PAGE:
In which there’s a new Face in town and we join the cult of John Saxon.
With the success of the pilot episode, The A-Team began a run of five glorious seasons of action, montages and plane avoidance techniques. Dirk Benedict joined the cast in episode two, stepping into the role of Lt. Templeton ‘Faceman’ Peck for the rest of the run. Alongside the Benedict, we get the first airing of the incredible theme tune and voice-over.
Say it with me:
“Ten years ago, a crack commando unit was sent to prison by a military court for a crime they didn’t commit. These men promptly escaped from a maximum-security stockade to the Los Angeles underground. Today, still wanted by the government, they survive as soldiers of fortune. If you have a problem, if no one else can help, and if you can find them….maybe you can hire The A-Team.”
Now that’s out of the way, on to the episode. We join the team mid-mission on their way to rescue a young girl from a cult. With their target in a shop, protected by cloaked cult members, Face and Hannibal get into a fight which soon turns against the cult. There’s a solid jump through a window and the girl is bundled into the A-Team van with BA at the wheel. A short chase later and Murdock flies the girl and her waiting father to safety in a helicopter.
Back on the ground though, the rest of the team (Amy included) are captured and driven to cult headquarters. Here, they meet the leader (and by far the best part of the episode) John Freaking Saxon (who’d star in A Nightmare on Elm Street a year later and acted alongside George Peppard in Battle Beyond the Stars a few years before). I didn’t take in the character name so we’re sticking with John F Saxon. He’s wonderfully unhinged in a way you don’t often seen in cults in movies or tv shows – he really believes in his divine cause, it’s not just some scam or front where he’s duping his disciples.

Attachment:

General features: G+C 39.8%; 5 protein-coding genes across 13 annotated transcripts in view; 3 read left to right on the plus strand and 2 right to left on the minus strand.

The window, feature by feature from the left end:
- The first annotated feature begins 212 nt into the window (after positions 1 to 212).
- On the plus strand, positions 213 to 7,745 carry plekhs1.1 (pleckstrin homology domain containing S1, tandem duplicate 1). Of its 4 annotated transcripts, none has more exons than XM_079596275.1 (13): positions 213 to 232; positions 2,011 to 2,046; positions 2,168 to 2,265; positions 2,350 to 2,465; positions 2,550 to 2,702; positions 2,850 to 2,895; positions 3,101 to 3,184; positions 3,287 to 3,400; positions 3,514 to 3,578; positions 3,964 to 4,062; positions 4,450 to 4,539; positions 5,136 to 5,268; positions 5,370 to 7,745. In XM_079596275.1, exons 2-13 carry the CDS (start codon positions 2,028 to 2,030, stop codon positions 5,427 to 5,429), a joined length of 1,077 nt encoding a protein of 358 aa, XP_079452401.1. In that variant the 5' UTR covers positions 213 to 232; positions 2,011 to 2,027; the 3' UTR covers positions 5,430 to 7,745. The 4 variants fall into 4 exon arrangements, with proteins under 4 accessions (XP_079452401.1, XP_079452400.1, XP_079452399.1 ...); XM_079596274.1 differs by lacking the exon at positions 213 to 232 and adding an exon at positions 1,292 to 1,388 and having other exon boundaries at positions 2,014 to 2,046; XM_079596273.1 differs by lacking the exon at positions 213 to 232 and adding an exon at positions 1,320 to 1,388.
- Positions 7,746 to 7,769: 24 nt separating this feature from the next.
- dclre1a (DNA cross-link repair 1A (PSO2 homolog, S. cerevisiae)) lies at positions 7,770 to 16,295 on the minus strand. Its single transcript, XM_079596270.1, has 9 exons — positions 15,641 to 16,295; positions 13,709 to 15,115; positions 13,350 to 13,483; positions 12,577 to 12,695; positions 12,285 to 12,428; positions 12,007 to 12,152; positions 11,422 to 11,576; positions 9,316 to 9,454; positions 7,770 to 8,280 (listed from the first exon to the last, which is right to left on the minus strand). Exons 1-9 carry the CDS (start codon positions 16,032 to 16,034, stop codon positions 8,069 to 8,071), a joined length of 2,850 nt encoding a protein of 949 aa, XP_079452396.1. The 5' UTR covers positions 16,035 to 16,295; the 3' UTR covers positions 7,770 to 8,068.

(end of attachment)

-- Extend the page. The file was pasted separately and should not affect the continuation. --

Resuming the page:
Thrown in a cell to await their fate, the team teach Amy their secret to survival – accepting death means you don’t fear it. Although they try, BA realises it isn’t going to be as easy as a cute phrase and they need to look after her. It’s a tender moment led by BA and Hannibal, lending some early development between the three.
Their punishment is release from the compound. Not so bad maybe? Downside, they have to change into weird shoes (yes, really). Bigger downside, they’ll also be chased down and shot.
Thankfully, the team evade capture by kneeling slightly by a rock, rendering them invisible to the passing jeeps. They soon make their way to a farmhouse to hide out more thoroughly. As luck would have it, the farm includes a barn full of machine parts that are just a montage away from becoming a jeep-mounted flamethrower (amongst other things).
As the cult closes in, the final battle begins with Murdock in support from the air after dropping off his passengers and acquiring some sticks of dynamite. With jeeps flipping all over the place and the compound set on fire the team win the day. John F Saxon remains dedicated to the end, never wavering from his commitment to the lord’s work but now captured with the authorities on their way. Hannibal retrieves his miraculously unburnt boots and we freeze-frame on him silhouetted through a doorway in what looks like a tribute to The Searchers.
Let’s wrap up with a few key questions.
Does Hannibal wear a disguise?
No, we start in the middle of a mission so other than a little acting with Face there’s no disguise this time.
Does BA get on a plane?
No, everything takes place in the same location of a short space of time.
Should someone be dead?
Yes. Once again, several cars flip over and more drastically most of the cult’s compound is set on fire by Hannibal.
Children of Jamestown is a classic episode with all the traditional A-Team elements firmly in place. Hannibal gets to grandstand infront of the villain, BA is sensitive and knocks someone out with one punch, Face finds a girl and Murdock is… Murdock. Amy gets a little time to shine too, still unsure of herself in the new world she blackmailed her way into but willing to try her best.
Best of all is John Saxon, revelling as the big bad guy in all black with shades covering his eyes. He’s just the right amount of pantomime, dominating every scene he’s in with voice alone and leaving you wanting more.
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